Influence of oceanic conditions in the energy transfer efficiency estimation of a micronekton model
|Author(s)||Delpech Audrey1, 2, Conchon Anna2, 3, Titaud Olivier2, Lehodey Patrick2|
|Affiliation(s)||1 : Laboratoire d’Etudes Géophysiques et d’Océanographie Spatiale, LEGOS - UMR 5566 CNRS/CNES/IRD/UPS, Toulouse, France
2 : Collecte Localisation Satellite, CLS, Toulouse, France
3 : Mercator Ocean, Toulouse, France
|Source||Biogeosciences (1726-4189) (Copernicus GmbH), 2020 , Vol. 17 , N. 4 , P. 833-850|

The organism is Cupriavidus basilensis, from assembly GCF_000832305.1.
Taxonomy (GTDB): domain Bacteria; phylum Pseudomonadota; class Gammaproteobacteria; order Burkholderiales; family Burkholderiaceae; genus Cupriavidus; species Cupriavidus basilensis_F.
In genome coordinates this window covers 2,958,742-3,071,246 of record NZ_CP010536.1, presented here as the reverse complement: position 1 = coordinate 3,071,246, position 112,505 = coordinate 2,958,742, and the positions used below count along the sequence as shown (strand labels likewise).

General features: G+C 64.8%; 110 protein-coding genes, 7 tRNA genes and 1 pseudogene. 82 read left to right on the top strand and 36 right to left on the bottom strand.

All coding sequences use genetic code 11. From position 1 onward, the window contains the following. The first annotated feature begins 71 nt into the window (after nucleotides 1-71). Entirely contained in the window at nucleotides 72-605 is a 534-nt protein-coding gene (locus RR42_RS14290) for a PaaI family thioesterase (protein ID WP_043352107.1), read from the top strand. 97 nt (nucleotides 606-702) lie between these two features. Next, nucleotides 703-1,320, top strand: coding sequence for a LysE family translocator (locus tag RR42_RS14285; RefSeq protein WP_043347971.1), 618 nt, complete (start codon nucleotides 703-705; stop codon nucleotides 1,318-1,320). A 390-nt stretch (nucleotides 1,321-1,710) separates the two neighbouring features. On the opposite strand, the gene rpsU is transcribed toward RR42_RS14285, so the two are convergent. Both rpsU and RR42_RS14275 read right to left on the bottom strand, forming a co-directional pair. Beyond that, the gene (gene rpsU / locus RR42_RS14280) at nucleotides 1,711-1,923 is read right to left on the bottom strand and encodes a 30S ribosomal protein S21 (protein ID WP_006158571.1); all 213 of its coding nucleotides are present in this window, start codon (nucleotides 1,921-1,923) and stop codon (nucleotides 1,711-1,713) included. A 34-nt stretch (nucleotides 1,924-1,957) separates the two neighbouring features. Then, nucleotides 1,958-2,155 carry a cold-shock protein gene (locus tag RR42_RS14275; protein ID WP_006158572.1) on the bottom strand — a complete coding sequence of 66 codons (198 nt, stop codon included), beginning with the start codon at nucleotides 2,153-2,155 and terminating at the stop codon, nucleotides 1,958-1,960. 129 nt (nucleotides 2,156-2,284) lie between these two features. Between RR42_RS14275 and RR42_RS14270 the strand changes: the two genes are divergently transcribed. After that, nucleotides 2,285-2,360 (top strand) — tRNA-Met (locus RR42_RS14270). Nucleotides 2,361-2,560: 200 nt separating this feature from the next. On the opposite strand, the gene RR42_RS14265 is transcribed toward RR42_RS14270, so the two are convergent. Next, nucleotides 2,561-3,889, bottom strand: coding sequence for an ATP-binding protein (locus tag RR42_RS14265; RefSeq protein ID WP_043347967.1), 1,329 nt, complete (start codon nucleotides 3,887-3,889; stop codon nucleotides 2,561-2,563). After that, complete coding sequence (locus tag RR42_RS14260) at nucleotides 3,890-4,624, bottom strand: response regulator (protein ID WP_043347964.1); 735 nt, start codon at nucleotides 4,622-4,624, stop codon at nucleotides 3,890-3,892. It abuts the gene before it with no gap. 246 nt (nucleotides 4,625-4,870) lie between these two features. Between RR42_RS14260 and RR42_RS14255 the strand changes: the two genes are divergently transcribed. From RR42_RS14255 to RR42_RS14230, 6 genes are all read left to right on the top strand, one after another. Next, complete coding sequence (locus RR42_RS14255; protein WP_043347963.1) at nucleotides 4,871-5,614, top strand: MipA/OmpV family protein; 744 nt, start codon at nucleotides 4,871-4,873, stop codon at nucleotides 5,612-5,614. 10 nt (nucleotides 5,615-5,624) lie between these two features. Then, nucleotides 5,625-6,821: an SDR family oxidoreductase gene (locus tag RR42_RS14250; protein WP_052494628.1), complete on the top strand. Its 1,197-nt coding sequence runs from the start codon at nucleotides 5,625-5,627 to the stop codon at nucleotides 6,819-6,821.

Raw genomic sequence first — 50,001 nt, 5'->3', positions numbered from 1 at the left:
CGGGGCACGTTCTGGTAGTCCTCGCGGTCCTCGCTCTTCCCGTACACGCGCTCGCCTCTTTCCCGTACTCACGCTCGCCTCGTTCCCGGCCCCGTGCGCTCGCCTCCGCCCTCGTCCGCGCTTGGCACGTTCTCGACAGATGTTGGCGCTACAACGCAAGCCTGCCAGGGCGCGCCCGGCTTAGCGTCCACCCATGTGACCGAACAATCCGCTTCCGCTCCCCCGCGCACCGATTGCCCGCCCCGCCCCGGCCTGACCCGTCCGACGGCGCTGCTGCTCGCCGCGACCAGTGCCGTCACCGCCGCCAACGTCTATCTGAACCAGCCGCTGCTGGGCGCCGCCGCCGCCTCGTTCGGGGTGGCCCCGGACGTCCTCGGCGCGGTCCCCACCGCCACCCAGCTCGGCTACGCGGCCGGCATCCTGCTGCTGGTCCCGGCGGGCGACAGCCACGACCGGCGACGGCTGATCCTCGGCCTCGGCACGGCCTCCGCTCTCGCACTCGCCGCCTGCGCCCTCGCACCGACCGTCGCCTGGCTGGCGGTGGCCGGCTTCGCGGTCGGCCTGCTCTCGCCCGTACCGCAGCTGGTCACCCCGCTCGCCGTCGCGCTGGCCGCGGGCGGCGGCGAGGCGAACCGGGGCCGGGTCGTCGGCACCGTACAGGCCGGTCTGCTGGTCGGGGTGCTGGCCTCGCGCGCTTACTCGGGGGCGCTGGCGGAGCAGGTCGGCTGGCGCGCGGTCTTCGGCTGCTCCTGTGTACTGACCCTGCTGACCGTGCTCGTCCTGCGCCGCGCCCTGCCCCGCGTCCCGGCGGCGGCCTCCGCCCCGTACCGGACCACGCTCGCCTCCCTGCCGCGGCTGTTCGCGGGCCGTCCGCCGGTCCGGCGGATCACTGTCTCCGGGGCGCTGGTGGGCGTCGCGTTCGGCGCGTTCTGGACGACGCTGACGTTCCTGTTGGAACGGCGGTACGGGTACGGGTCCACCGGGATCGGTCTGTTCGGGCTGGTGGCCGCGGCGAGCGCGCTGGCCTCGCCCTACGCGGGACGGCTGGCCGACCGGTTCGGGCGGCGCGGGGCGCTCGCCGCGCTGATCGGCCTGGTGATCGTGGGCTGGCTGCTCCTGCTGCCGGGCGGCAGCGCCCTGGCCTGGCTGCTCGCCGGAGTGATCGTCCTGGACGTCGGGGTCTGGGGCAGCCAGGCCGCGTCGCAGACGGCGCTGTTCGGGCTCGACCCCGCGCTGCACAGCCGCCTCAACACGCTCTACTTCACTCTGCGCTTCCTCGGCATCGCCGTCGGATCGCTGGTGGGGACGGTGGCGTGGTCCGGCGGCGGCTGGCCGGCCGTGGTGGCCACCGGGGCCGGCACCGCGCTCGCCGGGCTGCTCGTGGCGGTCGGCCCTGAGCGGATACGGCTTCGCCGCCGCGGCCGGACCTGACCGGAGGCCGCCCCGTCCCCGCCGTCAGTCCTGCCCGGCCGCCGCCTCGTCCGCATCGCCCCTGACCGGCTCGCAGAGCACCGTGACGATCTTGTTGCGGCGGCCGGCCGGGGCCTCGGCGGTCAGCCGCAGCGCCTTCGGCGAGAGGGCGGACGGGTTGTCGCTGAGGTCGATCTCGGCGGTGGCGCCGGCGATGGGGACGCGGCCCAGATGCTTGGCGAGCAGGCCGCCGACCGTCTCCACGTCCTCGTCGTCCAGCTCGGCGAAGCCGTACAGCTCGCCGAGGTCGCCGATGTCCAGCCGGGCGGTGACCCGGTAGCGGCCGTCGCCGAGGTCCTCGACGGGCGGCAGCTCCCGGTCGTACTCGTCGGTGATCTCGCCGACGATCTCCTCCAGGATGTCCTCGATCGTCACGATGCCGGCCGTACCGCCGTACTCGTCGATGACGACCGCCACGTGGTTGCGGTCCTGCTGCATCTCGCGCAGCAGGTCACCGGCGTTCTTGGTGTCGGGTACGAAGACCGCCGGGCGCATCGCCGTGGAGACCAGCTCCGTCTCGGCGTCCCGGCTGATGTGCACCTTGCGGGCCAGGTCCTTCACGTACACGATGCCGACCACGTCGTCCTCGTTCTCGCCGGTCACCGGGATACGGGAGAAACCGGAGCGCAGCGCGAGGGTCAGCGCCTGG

Micronekton – small marine pelagic organisms mostly in the size range 1–10 cm – is a key component of the ocean ecosystem, as it constitutes the main source of forage for all larger predators. Moreover, the mesopelagic component of micronekton that undergoes Diel Vertical Migration (DVM) likely plays a key role in the transfer and storage of CO2 in the deep ocean: the so-called ‘biological pump’ mechanism. SEAPODYM-MTL is a spatially explicit dynamical model of micronekton. It simulates six functional groups of migrant and non-migrant micronekton, in the epipelagic and mesopelagic layers. Coefficients of energy transfer efficiency between primary production and each group are unknown. But they are essential as they control the predicted biomass. Since these coefficients are not directly measurable, a data assimilation method is used to estimate them. In this study, Observing System Simulation Experiments (OSSE) in the framework of twin experiments are used to test various observation networks at a global scale regarding energy transfer coefficients estimation. Observational networks show a variety of performances. It appears that environmental conditions are crucial to determine network efficiency. According to our study, ideal sampling areas are warm, non-dynamic and productive waters like the eastern side of tropical Oceans. These regions are found to reduce the error of estimated coefficients by 20 % compared to cold and dynamic sampling regions. The results are discussed in term of interactions between physical and biological processes.